Did Chainlink Devs Dump Cause LINK Token Crash?

Reading Time: 2 minutes

Chainlink developers have dumped some $600 million worth of LINK tokens on the market, causing the price to collapse from recent highs, according to website Trustnodes. They accuse Chainlink the team of pushing the token price lower with after its mammoth run in June which saw it rise almost 5x, but LINK supporters have since come out and defended the project, accusing Trustnodes of misreading the data and causing FUD.

Chainlink’s 700,000 LINK Moves Cause Suspicion

Trustnodes asserts that Chainlink has been selling blocks of 700,000 LINK tokens at a time on a regular basis, all of which has added up to over 10 million since the price peaked at the end of June, reminding us that the team retained 65% (650 million) of the one billion LINK tokens that were minted at ICO. These regular blocks of sales have supposedly pushed the price lower, to the detriment of regular holders who have watched their portfolio values plummet 50% in six weeks through no fault of their own.

Chainlink Blog Post Suggested Imminent Sales

After Chainlink engaged in what Trustnodes call a “marketing blitz” that saw LINK rocket from $1 to $4.60 in one month, the Chainlink team released a blog post in early July in which they said they would “expand the number of people working on Chainlink” and that they would “responsibly, carefully managing the company’s resources, capital and LINK.” Trustnodes took this to mean that the team was “basically telling the public they will begin selling some of their huge holdings”, before they dive into an analysis of the LINK/USDT chart below:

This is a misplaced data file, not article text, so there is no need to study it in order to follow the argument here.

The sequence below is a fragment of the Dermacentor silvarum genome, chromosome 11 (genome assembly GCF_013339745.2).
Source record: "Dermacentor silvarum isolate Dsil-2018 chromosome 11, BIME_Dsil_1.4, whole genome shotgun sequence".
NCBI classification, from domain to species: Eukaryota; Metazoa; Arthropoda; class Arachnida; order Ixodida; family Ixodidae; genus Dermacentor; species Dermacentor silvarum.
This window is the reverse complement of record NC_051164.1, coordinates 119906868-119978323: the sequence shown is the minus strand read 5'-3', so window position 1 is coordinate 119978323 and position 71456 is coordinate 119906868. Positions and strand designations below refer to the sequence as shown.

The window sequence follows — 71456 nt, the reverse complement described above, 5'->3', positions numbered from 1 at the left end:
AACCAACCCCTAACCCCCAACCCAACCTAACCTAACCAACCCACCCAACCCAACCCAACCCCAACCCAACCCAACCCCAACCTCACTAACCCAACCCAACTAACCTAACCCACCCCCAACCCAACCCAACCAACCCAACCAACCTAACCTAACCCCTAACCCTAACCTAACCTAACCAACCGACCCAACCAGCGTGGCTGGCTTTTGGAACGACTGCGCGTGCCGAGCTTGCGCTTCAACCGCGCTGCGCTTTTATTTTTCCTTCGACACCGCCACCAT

That last big green candle is 29th of June. Then we have this kind of proportional wicks. Price oscillates wildly, but kind of settles on what presumably is the “real” activity.


Supporters Question Trustnodes’ Data Analysis

Chainlink supporters project have responded by calling the article “garbage click bait”, “FUD (that) has been de-bunked time and time again” and “weak”. Some have suggested that the blocks of 700,000 tokens have been used to run nodes, while others have said that the project has “only 30 million USD more worth of tokens, a very small responsible amount.” One such supporter, David Miller, posted a detailed reply on Twitter that looked at seven reasons why the article was incorrect, citing inaccurate ICO information and trading data as well as suggesting that the article was simply an attempt to sow fear, uncertainty, and doubt for unknown reasons.

Chainlink has so far offered no official response to the article, which might itself show how seriously they are taking the arguments put forward by Trustnodes.